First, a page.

28 U.S.C. § 1915(a)(1), as amended by, Pub.L. No. 104-134, 110 Stat. 1321, Section(s) 804(a) (April 26, 1996). The issue we must address is whether the further restrictions concerning prisoners who "bring a civil action or a appeal a judgment in a civil action or proceeding," Section(s) 1915(a)(2) (g), or a prisoner who "brings a civil action or files an appeal in forma pauperis," Section(s) 1915(b)(1), or prisoners "bringing a civil action or appealing a civil . . . judgment," Section(s) 1915(b)(4), apply to prisoners who file petitions for a writ of mandamus. These further restrictions are found in sections following the general rule contained in Section(s) 1915(a)(1).

Section 1915(a)(1) plainly allows a court of appeals to waive fees associated with a petition for writ of mandamus because such is the "commencement or prosecution" of a "suit, action or proceeding" that is "civil." The subsequent use of "bringing a civil action" in the remaining sections of Section(s) 1915 is merely an abbreviation, rather than an effort to limit the balance of the statute to original proceedings in the district court and appeals in the court of appeals. Moreover, given that a petition for writ of mandamus under 28 U.S.C. Section(s) 1651(a) and Fed.R.App.P. 21(a) generally is antecedent to an appeal and in aid of our appellate jurisdiction, see FTC v. Dean Foods Co., 384 U.S. 597, 603-04 (1966); Roche v. Evaporated Milk Ass'n, 319 U.S. 21, 25 (1943), such a petition is probably within the scope of an "appeal therein," i.e. an appeal of civil judgment, as used in the statute. Given the extraordinary nature of mandamus relief and the frequency with which it is unsuccessfully requested by prisoners, this interpretation is faithful to the purpose of the statute. I thus concur with the court that Mr. Green is required to comply with the current in forma pauperis requirements because a petition for writ of mandamus comes within the reach of the amended statute. Therefore, I would dismiss this petition without prejudice.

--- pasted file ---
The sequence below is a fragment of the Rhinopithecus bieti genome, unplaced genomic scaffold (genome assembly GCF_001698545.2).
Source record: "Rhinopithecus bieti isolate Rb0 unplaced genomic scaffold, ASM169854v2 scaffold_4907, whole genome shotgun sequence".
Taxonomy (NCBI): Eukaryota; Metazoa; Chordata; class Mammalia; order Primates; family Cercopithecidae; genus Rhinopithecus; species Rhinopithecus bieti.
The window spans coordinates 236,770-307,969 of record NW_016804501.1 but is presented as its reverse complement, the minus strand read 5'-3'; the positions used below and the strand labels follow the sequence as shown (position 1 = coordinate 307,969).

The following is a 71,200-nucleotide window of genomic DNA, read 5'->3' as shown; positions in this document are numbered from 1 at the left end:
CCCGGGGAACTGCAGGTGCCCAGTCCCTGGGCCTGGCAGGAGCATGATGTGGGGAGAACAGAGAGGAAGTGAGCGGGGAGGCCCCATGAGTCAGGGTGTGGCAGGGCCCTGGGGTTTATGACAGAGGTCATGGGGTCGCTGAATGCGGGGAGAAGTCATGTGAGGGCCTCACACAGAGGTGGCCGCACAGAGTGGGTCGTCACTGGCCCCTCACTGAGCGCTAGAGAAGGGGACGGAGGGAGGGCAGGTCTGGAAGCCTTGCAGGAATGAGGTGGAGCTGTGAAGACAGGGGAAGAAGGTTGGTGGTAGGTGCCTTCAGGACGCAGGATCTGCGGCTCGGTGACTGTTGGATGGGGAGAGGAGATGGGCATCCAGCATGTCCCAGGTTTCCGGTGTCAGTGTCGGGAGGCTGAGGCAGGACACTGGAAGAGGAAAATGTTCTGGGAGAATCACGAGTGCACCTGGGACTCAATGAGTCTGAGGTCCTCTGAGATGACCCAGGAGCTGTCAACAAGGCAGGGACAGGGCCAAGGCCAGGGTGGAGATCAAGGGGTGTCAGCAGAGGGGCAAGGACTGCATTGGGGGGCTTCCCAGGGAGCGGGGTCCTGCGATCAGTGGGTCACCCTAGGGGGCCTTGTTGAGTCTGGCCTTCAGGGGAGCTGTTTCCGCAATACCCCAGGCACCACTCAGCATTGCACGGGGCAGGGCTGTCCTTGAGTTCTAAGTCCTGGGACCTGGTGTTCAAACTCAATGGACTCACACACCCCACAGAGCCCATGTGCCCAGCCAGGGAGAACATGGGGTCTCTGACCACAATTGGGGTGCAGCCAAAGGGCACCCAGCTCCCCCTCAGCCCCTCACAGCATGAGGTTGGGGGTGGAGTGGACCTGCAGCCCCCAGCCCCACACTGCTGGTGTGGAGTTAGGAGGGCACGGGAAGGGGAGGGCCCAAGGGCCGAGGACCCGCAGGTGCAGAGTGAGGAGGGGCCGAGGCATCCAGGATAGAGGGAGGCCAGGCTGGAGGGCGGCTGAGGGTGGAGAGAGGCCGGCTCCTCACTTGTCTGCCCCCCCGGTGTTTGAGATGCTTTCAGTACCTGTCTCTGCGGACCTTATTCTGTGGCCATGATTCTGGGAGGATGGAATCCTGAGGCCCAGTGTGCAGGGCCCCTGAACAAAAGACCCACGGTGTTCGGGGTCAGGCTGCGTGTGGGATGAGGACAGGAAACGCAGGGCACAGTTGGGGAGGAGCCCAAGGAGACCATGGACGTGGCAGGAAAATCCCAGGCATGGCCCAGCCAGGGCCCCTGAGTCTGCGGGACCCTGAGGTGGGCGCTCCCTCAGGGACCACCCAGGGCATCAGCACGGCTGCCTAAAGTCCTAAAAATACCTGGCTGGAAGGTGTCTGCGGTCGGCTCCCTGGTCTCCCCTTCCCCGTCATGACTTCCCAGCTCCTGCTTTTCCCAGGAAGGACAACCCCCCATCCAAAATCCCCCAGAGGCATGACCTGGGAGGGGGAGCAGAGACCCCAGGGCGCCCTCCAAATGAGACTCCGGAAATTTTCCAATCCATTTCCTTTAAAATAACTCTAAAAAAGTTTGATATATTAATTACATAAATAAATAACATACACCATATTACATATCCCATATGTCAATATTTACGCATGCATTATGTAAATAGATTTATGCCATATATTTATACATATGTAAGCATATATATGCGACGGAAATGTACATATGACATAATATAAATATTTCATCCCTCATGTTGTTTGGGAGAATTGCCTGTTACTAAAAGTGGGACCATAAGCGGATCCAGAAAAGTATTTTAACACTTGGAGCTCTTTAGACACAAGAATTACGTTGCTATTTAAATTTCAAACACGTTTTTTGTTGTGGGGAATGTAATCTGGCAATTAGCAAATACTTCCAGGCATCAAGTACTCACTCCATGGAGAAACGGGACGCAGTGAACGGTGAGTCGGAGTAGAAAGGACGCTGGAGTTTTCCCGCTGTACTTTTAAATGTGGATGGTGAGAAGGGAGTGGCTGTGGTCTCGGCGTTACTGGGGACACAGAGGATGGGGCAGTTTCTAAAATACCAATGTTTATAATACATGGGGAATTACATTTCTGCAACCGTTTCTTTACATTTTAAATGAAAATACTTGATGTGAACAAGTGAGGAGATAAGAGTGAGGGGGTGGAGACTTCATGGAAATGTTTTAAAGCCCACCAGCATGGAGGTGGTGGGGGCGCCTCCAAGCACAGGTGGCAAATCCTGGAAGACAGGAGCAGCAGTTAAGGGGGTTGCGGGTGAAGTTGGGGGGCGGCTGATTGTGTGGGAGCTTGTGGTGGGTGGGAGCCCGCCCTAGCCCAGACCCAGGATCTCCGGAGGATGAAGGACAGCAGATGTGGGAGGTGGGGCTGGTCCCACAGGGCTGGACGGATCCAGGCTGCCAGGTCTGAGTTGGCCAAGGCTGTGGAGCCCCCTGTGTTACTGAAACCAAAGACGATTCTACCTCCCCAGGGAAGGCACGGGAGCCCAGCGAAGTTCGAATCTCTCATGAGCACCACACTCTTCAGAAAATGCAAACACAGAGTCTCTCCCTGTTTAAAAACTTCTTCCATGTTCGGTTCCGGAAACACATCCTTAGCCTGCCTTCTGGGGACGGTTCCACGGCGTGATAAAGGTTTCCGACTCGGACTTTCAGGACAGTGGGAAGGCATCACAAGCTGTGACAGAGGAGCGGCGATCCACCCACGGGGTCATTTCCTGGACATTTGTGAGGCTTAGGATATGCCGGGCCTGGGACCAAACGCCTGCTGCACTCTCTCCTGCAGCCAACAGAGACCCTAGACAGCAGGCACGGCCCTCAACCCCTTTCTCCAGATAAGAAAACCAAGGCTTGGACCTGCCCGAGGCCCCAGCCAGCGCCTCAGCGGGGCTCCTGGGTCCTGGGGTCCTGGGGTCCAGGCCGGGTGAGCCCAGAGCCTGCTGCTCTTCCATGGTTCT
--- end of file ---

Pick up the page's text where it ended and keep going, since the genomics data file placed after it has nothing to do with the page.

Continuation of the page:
I dissent from that part of the court's disposition which goes further and resolves the matter under Section(s) 1915(g). I see no need to reach the issue at this point. Only if Mr. Green elects to refile his petition (without paying the filing fee) in compliance with the other provisions of Section(s) 1915, should the court, with the benefit of an adversarial presentation, consider the important constitutional, legal and factual issues inherent in barring Mr. Green from filing in forma pauperis via Section(s) 1915(g). With all due respect to the court, without having heard from Mr. Green (or anyone else) on this issue, I simply do not think that we have enough to go on.


Summaries of

Green v. Nottingham

United States Court of Appeals, Tenth Circuit
Jul 10, 1996
90 F.3d 415 (10th Cir. 1996)

holding that "petitions for a writ of mandamus are included within the meaning of the term 'civil action' as used in § 1915"

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holding that § 1915(g) merely announced a new procedural rule and that this court may therefore count prisoner suits dismissed prior to the statute's enactment as strikes

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holding that PLRA lacks the kind of "unambiguous directive" required by Landgraf

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holding that section 1915(g) does not run afoul of Landgraf because it is a "procedural rule"

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holding that "petitions for a writ of mandamus are included within the meaning of the term `civil action'" for purposes of the PLRA